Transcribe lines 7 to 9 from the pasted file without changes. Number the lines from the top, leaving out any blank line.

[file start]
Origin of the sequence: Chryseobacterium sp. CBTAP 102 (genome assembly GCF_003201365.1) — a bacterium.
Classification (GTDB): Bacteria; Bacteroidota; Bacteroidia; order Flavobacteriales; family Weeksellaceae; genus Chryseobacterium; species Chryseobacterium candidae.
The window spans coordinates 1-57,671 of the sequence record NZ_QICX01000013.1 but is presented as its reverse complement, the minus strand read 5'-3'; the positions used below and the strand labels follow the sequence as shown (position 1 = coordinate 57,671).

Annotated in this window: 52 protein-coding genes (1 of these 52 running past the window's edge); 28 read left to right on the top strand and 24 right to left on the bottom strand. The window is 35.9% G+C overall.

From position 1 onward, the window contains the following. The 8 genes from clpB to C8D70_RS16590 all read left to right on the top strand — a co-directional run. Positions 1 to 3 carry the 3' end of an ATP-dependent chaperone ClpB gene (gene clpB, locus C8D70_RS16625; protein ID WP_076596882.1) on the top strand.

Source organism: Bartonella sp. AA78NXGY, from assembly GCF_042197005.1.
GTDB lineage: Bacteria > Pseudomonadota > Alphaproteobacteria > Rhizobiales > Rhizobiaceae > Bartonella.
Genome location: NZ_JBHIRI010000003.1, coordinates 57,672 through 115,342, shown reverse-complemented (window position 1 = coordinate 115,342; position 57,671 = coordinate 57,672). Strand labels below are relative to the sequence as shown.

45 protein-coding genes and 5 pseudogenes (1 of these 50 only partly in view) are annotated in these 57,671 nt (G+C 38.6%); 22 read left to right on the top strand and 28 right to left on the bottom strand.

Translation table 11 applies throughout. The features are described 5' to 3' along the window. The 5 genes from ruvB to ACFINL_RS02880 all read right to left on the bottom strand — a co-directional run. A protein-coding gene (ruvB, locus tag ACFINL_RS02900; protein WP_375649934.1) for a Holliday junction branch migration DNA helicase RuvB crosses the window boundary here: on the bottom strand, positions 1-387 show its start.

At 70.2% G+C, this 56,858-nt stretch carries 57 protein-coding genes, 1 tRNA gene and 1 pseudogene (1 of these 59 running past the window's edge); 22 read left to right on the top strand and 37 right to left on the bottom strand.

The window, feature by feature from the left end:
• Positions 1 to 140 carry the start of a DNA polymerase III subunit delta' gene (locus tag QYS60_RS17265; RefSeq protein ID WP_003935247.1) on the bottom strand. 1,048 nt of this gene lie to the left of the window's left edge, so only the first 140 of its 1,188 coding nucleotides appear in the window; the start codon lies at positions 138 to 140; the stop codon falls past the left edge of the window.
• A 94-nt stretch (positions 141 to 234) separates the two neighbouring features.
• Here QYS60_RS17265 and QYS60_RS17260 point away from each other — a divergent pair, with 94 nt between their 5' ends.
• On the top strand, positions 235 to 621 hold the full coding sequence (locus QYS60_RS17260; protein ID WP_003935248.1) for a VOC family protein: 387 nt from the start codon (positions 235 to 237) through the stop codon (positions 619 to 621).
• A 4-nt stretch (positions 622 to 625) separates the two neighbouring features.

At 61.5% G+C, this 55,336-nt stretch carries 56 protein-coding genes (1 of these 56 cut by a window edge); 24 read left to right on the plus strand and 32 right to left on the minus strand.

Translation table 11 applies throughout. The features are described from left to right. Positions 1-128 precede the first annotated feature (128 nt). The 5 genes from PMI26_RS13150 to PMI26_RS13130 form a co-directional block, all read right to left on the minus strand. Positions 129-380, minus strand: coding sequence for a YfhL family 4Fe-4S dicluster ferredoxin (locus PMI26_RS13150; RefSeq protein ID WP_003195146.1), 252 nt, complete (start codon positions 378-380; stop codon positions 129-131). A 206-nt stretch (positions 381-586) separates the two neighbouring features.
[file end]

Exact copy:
GTDB lineage: Bacteria > Pseudomonadota > Alphaproteobacteria > Rhizobiales > Rhizobiaceae > Bartonella.
Genome location: NZ_JBHIRI010000003.1, coordinates 57,672 through 115,342, shown reverse-complemented (window position 1 = coordinate 115,342; position 57,671 = coordinate 57,672). Strand labels below are relative to the sequence as shown.

45 protein-coding genes and 5 pseudogenes (1 of these 50 only partly in view) are annotated in these 57,671 nt (G+C 38.6%); 22 read left to right on the top strand and 28 right to left on the bottom strand.